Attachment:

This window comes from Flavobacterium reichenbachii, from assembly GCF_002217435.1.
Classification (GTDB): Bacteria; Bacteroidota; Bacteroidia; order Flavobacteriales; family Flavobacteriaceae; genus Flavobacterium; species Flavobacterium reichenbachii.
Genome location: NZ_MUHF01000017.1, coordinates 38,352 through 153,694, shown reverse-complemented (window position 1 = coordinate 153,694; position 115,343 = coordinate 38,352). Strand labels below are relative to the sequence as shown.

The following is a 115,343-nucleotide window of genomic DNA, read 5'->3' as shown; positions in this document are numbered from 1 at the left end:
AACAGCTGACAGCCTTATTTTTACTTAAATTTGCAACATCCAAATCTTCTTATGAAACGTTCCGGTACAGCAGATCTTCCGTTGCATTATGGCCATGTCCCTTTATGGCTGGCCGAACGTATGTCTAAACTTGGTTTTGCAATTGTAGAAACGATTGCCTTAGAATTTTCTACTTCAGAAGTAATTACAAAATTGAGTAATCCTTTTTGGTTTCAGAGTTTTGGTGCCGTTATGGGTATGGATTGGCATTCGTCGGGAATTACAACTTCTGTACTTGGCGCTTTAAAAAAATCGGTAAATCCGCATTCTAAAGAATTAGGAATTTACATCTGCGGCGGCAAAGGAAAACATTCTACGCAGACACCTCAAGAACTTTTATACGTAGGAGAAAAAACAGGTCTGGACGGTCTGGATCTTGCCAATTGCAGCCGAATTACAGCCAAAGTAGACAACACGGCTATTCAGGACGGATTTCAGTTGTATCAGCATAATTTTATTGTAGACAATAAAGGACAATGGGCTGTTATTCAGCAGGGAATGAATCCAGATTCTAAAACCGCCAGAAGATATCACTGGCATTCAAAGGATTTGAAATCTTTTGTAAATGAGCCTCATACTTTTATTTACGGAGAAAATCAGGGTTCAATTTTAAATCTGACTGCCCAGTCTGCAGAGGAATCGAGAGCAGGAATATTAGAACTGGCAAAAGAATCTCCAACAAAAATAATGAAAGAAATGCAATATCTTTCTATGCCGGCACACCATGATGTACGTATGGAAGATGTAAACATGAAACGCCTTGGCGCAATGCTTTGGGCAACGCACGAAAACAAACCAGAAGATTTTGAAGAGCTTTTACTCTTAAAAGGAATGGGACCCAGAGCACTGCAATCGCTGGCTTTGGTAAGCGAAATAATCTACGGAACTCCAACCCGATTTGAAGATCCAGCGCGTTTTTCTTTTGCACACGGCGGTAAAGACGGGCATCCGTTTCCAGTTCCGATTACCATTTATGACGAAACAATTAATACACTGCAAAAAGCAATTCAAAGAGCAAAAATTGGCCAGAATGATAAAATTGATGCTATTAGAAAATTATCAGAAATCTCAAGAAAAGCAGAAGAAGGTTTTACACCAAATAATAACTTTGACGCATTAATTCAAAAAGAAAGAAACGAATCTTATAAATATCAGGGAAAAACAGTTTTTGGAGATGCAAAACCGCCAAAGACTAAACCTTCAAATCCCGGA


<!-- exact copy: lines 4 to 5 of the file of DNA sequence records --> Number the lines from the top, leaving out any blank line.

The following is a 115,343-nucleotide window of genomic DNA, read 5'->3' as shown; positions in this document are numbered from 1 at the left end:
AACAGCTGACAGCCTTATTTTTACTTAAATTTGCAACATCCAAATCTTCTTATGAAACGTTCCGGTACAGCAGATCTTCCGTTGCATTATGGCCATGTCCCTTTATGGCTGGCCGAACGTATGTCTAAACTTGGTTTTGCAATTGTAGAAACGATTGCCTTAGAATTTTCTACTTCAGAAGTAATTACAAAATTGAGTAATCCTTTTTGGTTTCAGAGTTTTGGTGCCGTTATGGGTATGGATTGGCATTCGTCGGGAATTACAACTTCTGTACTTGGCGCTTTAAAAAAATCGGTAAATCCGCATTCTAAAGAATTAGGAATTTACATCTGCGGCGGCAAAGGAAAACATTCTACGCAGACACCTCAAGAACTTTTATACGTAGGAGAAAAAACAGGTCTGGACGGTCTGGATCTTGCCAATTGCAGCCGAATTACAGCCAAAGTAGACAACACGGCTATTCAGGACGGATTTCAGTTGTATCAGCATAATTTTATTGTAGACAATAAAGGACAATGGGCTGTTATTCAGCAGGGAATGAATCCAGATTCTAAAACCGCCAGAAGATATCACTGGCATTCAAAGGATTTGAAATCTTTTGTAAATGAGCCTCATACTTTTATTTACGGAGAAAATCAGGGTTCAATTTTAAATCTGACTGCCCAGTCTGCAGAGGAATCGAGAGCAGGAATATTAGAACTGGCAAAAGAATCTCCAACAAAAATAATGAAAGAAATGCAATATCTTTCTATGCCGGCACACCATGATGTACGTATGGAAGATGTAAACATGAAACGCCTTGGCGCAATGCTTTGGGCAACGCACGAAAACAAACCAGAAGATTTTGAAGAGCTTTTACTCTTAAAAGGAATGGGACCCAGAGCACTGCAATCGCTGGCTTTGGTAAGCGAAATAATCTACGGAACTCCAACCCGATTTGAAGATCCAGCGCGTTTTTCTTTTGCACACGGCGGTAAAGACGGGCATCCGTTTCCAGTTCCGATTACCATTTATGACGAAACAATTAATACACTGCAAAAAGCAATTCAAAGAGCAAAAATTGGCCAGAATGATAAAATTGATGCTATTAGAAAATTATCAGAAATCTCAAGAAAAGCAGAAGAAGGTTTTACACCAAATAATAACTTTGACGCATTAATTCAAAAAGAAAGAAACGAATCTTATAAATATCAGGGAAAAACAGTTTTTGGAGATGCAAAACCGCCAAAGACTAAACCTTCAAATCCCGGA